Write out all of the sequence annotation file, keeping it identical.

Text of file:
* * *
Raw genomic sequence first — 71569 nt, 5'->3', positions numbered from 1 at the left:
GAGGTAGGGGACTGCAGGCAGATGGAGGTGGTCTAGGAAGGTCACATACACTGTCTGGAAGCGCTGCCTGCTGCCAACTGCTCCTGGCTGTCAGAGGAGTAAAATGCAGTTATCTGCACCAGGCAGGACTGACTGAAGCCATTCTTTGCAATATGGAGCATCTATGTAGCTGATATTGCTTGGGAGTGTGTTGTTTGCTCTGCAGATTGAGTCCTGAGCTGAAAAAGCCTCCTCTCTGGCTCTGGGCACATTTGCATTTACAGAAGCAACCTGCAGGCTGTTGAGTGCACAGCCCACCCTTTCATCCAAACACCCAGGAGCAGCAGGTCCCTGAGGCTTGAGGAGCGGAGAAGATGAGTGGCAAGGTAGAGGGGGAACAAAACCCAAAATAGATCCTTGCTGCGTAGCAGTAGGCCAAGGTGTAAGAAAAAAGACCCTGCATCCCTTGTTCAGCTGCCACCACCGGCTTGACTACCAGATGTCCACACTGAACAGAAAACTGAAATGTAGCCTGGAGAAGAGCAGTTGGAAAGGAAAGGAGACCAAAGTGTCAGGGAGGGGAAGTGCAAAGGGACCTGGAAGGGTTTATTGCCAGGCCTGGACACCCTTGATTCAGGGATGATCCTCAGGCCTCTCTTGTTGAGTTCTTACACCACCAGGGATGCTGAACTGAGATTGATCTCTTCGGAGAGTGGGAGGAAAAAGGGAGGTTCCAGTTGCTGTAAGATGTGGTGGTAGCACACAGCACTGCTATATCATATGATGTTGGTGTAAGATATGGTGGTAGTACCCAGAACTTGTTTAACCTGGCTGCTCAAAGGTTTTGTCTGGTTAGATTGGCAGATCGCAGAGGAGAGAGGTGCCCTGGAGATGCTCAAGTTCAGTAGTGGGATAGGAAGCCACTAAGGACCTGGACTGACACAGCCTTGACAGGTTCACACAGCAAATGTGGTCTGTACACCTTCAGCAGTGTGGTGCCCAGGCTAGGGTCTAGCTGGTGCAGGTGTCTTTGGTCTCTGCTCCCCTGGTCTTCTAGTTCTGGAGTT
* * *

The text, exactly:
Raw genomic sequence first — 71569 nt, 5'->3', positions numbered from 1 at the left:
GAGGTAGGGGACTGCAGGCAGATGGAGGTGGTCTAGGAAGGTCACATACACTGTCTGGAAGCGCTGCCTGCTGCCAACTGCTCCTGGCTGTCAGAGGAGTAAAATGCAGTTATCTGCACCAGGCAGGACTGACTGAAGCCATTCTTTGCAATATGGAGCATCTATGTAGCTGATATTGCTTGGGAGTGTGTTGTTTGCTCTGCAGATTGAGTCCTGAGCTGAAAAAGCCTCCTCTCTGGCTCTGGGCACATTTGCATTTACAGAAGCAACCTGCAGGCTGTTGAGTGCACAGCCCACCCTTTCATCCAAACACCCAGGAGCAGCAGGTCCCTGAGGCTTGAGGAGCGGAGAAGATGAGTGGCAAGGTAGAGGGGGAACAAAACCCAAAATAGATCCTTGCTGCGTAGCAGTAGGCCAAGGTGTAAGAAAAAAGACCCTGCATCCCTTGTTCAGCTGCCACCACCGGCTTGACTACCAGATGTCCACACTGAACAGAAAACTGAAATGTAGCCTGGAGAAGAGCAGTTGGAAAGGAAAGGAGACCAAAGTGTCAGGGAGGGGAAGTGCAAAGGGACCTGGAAGGGTTTATTGCCAGGCCTGGACACCCTTGATTCAGGGATGATCCTCAGGCCTCTCTTGTTGAGTTCTTACACCACCAGGGATGCTGAACTGAGATTGATCTCTTCGGAGAGTGGGAGGAAAAAGGGAGGTTCCAGTTGCTGTAAGATGTGGTGGTAGCACACAGCACTGCTATATCATATGATGTTGGTGTAAGATATGGTGGTAGTACCCAGAACTTGTTTAACCTGGCTGCTCAAAGGTTTTGTCTGGTTAGATTGGCAGATCGCAGAGGAGAGAGGTGCCCTGGAGATGCTCAAGTTCAGTAGTGGGATAGGAAGCCACTAAGGACCTGGACTGACACAGCCTTGACAGGTTCACACAGCAAATGTGGTCTGTACACCTTCAGCAGTGTGGTGCCCAGGCTAGGGTCTAGCTGGTGCAGGTGTCTTTGGTCTCTGCTCCCCTGGTCTTCTAGTTCTGGAGTT